Nov 13, 2021; Columbia, Missouri, USA; Missouri Tigers quarterback Brady Cook (12) readies for the snap against the South Carolina Gamecocks during the game at Faurot Field at Memorial Stadium. Mandatory Credit: Denny Medley-USA TODAY Sports

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Army favored over Missouri in Armed Forces Bowl

The Army Black Knights regard their annual showdown with Navy as their marquee game.

After Army (8-4) fell to the Midshipmen 17-13 on Dec. 11, the team had to regroup before preparing to face Missouri (6-6) in the Armed Services Bowl on Wednesday in Fort Worth, Texas.

“They’re hurt,” Army coach Jeff Monken said of his players regarding the loss to Navy. “For most competitors that really care, it’s not going to go away in 24 hours. It’s not going to go away for a while. And that’s OK. It tells me that they care.

“I mean, if they came in and they were laughing and joking and it didn’t bother them, I’d be worried. But it bothers our guys. It bothers me. I’m mad and dejected. You’re gonna feel that way. It’s our biggest game of the year, our biggest rivalry. We want to beat them more than we want to beat anybody.”

Monken added, “I’m glad we don’t have to finish the season on that disappointing loss. We get a chance to play again. There will be motivation to try to win the last one, try to beat Missouri in the bowl game.”

Army enters the game as a 6.5-point favorite at DraftKings, where the Black Knights have been backed by 65 percent of the bets and 83 percent of the money.

The matchup will send one of the nation’s top rushing attacks against one of the country’s worst run defenses.

Army averages 286.4 yards rushing per game, second in the nation, with its triple-option attack. Missouri ranks 125th out of 130 FBS teams in run defense, allowing 228.8 yards per game.

The Black Knights have a balanced ground game with running backs Tyrell Robinson (603 yards, three touchdowns), Jakobi Buchanan (438 yards, 11 TDs) and Anthony Adkins (347 yards, five TDs) joining with quarterbacks Christian Anderson (586 yards, seven TDs) and Tyhier Tyler (478 yards, seven TDs).

Both Anderson (28-for-59, 653 yards, five TDs, no interceptions) and Tyler (17-for-20, 285 yards, four TDs, no interceptions) can make plays in the passing game as well.

“They’ve got two dynamic quarterbacks,” Missouri coach Eli Drinkwitz said. “Both of them present different strengths. We’re going to have to prepare for the option, but they do spread out and run some conventional offense, too, which creates a whole other set of issues.”

Army struggled against the Midshipmen on the ground, gaining just 124 yards on 33 carries.

“They beat blocks, they just destroyed blocks,” Monken said. “They just did a much better job defending us than we did attacking them on offense. We tried different things and none of them worked. We just got outplayed.”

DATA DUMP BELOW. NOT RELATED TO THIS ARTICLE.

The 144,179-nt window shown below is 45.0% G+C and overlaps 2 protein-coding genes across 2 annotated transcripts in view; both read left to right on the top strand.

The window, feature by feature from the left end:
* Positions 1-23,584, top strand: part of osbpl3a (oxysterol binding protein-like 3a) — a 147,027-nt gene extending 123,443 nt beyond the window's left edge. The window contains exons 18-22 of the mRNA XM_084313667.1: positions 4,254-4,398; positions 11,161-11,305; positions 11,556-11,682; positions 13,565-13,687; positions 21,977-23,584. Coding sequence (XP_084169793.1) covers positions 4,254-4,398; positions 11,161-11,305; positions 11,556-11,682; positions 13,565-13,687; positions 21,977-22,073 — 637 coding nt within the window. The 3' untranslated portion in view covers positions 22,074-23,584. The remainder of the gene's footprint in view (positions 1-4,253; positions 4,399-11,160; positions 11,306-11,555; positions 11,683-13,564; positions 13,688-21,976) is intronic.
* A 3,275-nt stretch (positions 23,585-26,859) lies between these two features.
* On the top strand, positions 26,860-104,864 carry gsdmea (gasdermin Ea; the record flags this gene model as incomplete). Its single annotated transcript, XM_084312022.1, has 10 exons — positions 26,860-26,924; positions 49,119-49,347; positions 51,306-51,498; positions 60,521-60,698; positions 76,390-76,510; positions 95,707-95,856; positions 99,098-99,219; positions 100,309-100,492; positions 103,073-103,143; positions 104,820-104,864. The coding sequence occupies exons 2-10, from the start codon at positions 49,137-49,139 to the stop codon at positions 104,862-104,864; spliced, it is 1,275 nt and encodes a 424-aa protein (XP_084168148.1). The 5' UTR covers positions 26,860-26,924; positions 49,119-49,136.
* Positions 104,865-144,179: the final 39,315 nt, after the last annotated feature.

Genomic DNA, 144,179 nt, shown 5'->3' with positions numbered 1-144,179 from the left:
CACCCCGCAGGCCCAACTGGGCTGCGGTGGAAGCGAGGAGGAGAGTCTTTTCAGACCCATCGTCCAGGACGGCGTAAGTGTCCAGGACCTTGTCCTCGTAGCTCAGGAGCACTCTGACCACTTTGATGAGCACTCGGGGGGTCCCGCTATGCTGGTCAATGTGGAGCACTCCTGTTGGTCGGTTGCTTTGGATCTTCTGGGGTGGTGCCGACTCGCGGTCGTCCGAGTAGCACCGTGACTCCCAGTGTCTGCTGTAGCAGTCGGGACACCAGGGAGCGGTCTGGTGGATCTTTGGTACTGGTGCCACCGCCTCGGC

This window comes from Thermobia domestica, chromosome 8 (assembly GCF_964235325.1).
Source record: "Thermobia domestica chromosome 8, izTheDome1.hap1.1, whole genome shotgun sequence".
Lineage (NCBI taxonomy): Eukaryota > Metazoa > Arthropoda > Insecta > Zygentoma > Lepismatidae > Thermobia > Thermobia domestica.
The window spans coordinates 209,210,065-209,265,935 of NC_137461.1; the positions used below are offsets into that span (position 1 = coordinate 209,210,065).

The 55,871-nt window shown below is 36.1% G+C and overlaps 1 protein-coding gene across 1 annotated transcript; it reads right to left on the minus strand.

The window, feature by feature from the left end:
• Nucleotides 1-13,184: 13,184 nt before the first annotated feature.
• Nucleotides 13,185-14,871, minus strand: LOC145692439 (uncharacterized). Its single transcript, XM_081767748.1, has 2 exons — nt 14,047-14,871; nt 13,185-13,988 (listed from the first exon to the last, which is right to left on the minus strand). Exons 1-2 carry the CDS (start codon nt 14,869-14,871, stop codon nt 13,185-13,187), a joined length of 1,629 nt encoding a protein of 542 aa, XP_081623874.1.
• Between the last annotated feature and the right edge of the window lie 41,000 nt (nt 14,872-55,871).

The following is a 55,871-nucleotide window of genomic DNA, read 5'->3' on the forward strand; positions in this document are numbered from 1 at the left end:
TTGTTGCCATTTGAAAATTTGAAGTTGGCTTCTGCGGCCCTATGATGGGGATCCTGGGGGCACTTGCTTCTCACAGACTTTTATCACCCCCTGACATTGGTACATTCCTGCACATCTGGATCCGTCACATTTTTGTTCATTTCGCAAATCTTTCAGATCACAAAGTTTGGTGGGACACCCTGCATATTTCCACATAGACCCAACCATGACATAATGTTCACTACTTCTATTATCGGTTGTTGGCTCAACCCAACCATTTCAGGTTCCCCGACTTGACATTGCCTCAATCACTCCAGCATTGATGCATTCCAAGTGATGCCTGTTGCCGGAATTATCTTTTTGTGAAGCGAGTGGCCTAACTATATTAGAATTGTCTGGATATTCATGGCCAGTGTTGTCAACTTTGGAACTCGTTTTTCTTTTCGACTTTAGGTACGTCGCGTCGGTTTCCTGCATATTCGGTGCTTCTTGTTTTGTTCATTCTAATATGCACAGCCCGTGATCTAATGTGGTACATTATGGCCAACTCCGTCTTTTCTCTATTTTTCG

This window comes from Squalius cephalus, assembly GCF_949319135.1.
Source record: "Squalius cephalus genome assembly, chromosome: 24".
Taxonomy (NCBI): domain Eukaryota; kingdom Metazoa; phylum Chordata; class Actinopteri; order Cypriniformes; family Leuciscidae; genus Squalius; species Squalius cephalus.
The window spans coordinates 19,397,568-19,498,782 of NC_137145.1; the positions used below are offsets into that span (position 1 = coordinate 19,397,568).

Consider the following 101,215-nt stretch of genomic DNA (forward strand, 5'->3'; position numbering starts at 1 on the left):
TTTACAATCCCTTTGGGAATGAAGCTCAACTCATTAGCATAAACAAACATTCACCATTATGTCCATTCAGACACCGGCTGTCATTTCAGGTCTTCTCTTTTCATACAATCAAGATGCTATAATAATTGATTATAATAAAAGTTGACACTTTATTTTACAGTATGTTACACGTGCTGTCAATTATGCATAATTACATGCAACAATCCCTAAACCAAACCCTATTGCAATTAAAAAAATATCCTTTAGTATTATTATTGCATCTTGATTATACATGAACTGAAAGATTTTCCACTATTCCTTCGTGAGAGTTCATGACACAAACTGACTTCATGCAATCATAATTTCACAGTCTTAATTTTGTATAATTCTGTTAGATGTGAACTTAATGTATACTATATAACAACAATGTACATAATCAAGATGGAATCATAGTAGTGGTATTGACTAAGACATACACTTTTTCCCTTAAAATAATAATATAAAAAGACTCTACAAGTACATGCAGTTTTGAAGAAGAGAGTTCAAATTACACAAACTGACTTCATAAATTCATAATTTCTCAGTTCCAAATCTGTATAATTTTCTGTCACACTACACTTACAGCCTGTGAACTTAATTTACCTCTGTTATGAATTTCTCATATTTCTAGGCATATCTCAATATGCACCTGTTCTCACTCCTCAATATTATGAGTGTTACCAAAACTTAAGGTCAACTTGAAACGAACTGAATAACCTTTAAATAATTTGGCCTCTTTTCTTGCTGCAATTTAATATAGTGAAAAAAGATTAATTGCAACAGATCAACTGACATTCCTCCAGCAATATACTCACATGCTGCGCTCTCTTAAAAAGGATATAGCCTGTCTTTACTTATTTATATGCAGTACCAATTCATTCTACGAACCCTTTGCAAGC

Missouri’s offense is retooling on the go. On Wednesday, coach Eliah Drinkwitz announced running back Tyler Badie (1,604 yards rushing, 330 yards receiving, 18 total touchdowns) is entering the NFL draft and won’t play in the game.

And Missouri is throwing a new quarterback on the field, too.

Brady Cook will make his first career start, replacing Connor Bazelak, who threw for 2,548 yards with 16 touchdowns and 11 interceptions on the season. After a rough outing against Arkansas to end the regular season, Drinkwitz decided to reconsider his quarterback options.

“Brady Cook has had really an outstanding past two weeks whether it was the Saturdays and Sundays that we practiced during the recruiting weekend or the way he’s put himself out there to lead,” Drinkwitz said. “And everybody competed for it, but I think for our football team right now it’s his opportunity to play, and we’ll be ready if something else presents itself, but going into the game, Brady will be our starting quarterback.”

The 54.0-point Over/Under at DraftKings has seen 55 percent of the bets and 57 percent of the money placed on the Under.

As for Badie, Drinkwitz said he and running backs coach Curtis Luper made the decision not to play the star in consideration of his future.

“If you truly value your team like they’re your own sons, sometimes you look at things a little bit differently,” Drinkwitz said. “I tried to sit there, or we tried to sit there and say, ‘What if something went wrong?’ And I had to look myself in the mirror and I couldn’t do that. I just couldn’t do that.”

–Field Level Media

Field Level Media
Sport Writer & Editor
FLM has a North American focus while tying into regional and hyper-local resources – providing the ability to distribute compelling content through the writing of professional journalists. As the U.S. sports content provider to dozens of digital and print media publishers through strategic partnerships with the likes of Reuters and Nielsen Sports, FLM covers the nuts and bolts with a breaking news desk and game event coverage.

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